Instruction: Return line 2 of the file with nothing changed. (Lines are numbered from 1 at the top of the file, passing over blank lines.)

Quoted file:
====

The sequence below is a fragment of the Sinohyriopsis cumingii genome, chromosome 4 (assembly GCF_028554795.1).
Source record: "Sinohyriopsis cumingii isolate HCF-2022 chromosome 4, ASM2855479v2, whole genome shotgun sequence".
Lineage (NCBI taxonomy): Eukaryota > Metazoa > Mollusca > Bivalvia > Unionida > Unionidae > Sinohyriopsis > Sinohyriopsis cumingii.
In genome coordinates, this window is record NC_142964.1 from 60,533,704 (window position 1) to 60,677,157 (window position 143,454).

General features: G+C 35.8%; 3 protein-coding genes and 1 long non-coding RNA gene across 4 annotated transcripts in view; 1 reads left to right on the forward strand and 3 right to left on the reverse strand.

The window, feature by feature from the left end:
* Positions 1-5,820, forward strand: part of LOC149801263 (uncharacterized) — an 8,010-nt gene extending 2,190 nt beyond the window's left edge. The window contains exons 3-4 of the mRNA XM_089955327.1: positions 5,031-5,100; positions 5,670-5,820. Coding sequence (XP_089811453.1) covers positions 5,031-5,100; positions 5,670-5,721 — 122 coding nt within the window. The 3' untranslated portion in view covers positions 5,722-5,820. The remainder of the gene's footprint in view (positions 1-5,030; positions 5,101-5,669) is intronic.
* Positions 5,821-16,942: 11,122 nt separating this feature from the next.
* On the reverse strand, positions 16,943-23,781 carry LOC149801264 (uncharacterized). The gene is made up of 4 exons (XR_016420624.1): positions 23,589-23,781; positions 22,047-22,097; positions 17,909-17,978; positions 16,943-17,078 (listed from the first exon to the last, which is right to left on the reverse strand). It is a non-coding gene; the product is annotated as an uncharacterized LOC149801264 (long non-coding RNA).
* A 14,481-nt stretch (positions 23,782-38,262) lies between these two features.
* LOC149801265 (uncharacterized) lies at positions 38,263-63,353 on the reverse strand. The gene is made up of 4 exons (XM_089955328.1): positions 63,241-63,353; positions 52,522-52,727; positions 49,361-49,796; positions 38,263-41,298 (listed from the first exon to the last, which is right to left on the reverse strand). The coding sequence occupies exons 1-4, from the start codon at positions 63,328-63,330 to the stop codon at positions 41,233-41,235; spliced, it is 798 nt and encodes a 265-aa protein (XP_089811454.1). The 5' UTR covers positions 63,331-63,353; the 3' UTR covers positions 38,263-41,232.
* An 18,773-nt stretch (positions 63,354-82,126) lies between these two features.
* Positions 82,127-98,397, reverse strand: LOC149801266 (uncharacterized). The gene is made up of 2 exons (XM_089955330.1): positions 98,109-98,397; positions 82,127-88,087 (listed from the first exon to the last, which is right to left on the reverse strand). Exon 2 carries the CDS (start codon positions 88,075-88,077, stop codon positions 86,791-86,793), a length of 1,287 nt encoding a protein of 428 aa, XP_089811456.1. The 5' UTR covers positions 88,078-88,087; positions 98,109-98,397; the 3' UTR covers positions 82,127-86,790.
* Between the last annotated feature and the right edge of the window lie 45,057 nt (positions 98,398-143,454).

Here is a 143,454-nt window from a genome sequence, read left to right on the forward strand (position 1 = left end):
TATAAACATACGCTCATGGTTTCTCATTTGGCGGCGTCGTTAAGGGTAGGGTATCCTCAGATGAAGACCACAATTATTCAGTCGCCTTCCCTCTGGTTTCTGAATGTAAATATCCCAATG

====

Source record: "Sinohyriopsis cumingii isolate HCF-2022 chromosome 4, ASM2855479v2, whole genome shotgun sequence".